Poems, Volume 1

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trustees of the late James Morison, 1811
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Page 187 - The sire turns o'er, wi' patriarchal grace, The big ha-Bible, ance his father's pride; His bonnet rev'rently is laid aside, His lyart haffets wearing thin an' bare; Those strains that once did sweet in Zion glide, He wales a portion with judicious care; And "Let us worship God!
Page 189 - Then kneeling down, to Heaven's eternal King, The saint, the father, and the husband prays: Hope "springs exulting on triumphant wing," That thus they all shall meet in future days, There ever bask in uncreated rays, No more to sigh, or shed the bitter tear, Together hymning their Creator's praise. In such society, yet still more dear; While circling time moves round in an eternal sphere.
Page 6 - I've notic'd, on our Laird's court-day, An' mony a time my heart's been wae, Poor tenant bodies, scant o' cash, How they maun thole a factor's snash : He'll stamp an' threaten, curse an' swear, He'll apprehend them, poind their gear; While they maun stan', wi' aspect humble, An' hear it a', an' fear and tremble ! I see how folk live that hae riches: But surely poor folk maun be wretches.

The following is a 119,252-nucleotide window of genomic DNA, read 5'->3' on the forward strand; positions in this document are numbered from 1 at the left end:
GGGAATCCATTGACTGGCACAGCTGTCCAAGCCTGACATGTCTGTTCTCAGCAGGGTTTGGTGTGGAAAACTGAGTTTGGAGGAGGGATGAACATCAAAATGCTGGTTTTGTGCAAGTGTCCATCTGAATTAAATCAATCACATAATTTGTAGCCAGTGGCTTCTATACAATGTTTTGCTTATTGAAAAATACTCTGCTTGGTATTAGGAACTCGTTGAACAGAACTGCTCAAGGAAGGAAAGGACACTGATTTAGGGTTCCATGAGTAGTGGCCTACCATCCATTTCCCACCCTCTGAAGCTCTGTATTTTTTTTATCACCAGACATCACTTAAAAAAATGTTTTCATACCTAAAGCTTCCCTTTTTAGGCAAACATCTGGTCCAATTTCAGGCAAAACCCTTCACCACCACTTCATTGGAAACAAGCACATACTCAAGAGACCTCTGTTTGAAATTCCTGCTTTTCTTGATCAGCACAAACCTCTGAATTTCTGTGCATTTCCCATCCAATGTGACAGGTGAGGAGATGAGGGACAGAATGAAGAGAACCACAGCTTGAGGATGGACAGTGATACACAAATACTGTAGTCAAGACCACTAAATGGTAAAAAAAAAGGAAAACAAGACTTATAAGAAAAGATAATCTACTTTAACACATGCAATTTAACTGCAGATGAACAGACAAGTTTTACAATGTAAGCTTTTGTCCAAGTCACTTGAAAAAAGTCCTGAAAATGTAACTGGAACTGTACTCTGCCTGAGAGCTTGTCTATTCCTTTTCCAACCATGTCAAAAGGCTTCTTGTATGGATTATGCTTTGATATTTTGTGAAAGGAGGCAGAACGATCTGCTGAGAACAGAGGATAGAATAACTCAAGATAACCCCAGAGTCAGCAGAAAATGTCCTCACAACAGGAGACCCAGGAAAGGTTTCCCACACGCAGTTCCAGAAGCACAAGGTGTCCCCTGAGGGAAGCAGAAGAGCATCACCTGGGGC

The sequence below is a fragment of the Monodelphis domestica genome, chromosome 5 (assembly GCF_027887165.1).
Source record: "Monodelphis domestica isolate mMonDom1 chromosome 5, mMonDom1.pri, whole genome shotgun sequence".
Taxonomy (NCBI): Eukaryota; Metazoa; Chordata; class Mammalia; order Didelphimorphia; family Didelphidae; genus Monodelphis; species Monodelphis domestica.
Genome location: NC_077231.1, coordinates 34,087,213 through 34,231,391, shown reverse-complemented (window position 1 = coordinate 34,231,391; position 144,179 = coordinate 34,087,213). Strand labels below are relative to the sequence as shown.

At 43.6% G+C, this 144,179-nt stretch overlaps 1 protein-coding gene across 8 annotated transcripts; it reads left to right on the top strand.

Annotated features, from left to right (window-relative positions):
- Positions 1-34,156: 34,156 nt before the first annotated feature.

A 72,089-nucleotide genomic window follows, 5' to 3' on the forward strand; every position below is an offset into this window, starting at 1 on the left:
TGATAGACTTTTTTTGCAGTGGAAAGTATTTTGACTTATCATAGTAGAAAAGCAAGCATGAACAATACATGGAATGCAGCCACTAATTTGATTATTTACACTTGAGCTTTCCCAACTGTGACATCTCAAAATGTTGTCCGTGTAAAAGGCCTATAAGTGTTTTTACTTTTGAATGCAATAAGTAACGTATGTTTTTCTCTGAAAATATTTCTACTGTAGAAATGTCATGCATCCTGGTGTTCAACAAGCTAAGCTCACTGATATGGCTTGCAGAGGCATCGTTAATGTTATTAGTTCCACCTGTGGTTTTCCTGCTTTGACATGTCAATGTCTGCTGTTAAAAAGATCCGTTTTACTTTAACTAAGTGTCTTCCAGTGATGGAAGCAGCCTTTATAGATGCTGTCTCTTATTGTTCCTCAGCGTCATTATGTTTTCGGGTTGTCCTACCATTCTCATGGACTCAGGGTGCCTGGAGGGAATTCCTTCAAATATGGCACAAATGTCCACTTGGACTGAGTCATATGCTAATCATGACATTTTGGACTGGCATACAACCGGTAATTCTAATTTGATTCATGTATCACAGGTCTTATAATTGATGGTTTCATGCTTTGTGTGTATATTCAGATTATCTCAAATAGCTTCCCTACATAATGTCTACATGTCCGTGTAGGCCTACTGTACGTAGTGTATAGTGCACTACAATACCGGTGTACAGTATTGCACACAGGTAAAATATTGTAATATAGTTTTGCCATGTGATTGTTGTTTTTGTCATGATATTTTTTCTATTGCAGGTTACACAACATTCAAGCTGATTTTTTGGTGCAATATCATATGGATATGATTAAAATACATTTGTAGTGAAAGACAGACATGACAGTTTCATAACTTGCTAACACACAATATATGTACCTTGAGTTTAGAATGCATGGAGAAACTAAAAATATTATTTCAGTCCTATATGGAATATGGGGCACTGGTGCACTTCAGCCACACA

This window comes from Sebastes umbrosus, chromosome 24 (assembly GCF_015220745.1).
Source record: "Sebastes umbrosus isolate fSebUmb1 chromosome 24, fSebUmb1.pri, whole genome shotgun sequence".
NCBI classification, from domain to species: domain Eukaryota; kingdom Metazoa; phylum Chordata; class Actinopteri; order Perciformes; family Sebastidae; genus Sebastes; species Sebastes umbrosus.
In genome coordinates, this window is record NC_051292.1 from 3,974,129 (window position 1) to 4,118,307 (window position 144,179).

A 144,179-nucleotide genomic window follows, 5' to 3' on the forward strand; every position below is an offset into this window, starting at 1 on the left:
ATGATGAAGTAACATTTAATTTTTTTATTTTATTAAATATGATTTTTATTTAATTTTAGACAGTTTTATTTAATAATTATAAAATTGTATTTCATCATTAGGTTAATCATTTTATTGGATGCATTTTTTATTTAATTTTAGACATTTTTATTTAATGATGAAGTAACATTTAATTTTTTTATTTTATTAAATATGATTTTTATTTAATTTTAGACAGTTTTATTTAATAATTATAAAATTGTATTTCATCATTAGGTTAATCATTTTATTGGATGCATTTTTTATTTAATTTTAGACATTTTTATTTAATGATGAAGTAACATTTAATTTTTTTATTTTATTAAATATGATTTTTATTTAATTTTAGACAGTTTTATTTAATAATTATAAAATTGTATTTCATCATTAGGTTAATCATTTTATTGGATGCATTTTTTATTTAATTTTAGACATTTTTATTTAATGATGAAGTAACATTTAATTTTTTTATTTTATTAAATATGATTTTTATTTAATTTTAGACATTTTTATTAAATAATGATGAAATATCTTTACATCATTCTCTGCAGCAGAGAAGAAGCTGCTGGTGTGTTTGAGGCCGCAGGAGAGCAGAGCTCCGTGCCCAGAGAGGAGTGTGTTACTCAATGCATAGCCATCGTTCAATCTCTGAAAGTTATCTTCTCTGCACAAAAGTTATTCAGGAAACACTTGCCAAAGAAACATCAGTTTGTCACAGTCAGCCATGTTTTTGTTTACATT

Page 190 - Compared with this, how poor religion's pride, In all the pomp of method and of art, When men display to congregations wide Devotion's every grace...
Page 188 - With Amalek's ungracious progeny; Or how the royal bard did groaning lie Beneath the stroke of Heaven's avenging ire; Or Job's pathetic plaint and wailing cry; Or rapt Isaiah's wild, seraphic fire; Or other holy seers that tune the sacred lyre.
Page 78 - When Masons' mystic word an' grip, In storms an' tempests raise you up, Some cock or cat your rage maun stop, Or, strange to tell! The youngest Brother ye wad whip Aff straught to hell. Lang syne, in Eden's bonie yard, When youthfu' lovers first were pair'd, An...
Page 272 - And they hae sworn a solemn oath John Barleycorn was dead. But the cheerful spring came kindly on, And showers began to fall : John Barleycorn got up again.
Page 123 - tis He alone Decidedly can try us, He knows each chord its various tone, Each spring its various bias : Then at the balance let's be mute, We never can adjust it; What's done we partly may compute, But know not what's resisted.
Page 186 - Blythe Jenny sees the visit's no ill ta'en ; The father cracks of horses, pleughs, and kye. The youngster's artless heart o'erflows wi...
Page 196 - So abject, mean, and vile, Who begs a brother of the earth To give him leave to toil ; And see his lordly fellow-worm The poor petition spurn, Unmindful tho' a weeping wife And helpless offspring mourn.

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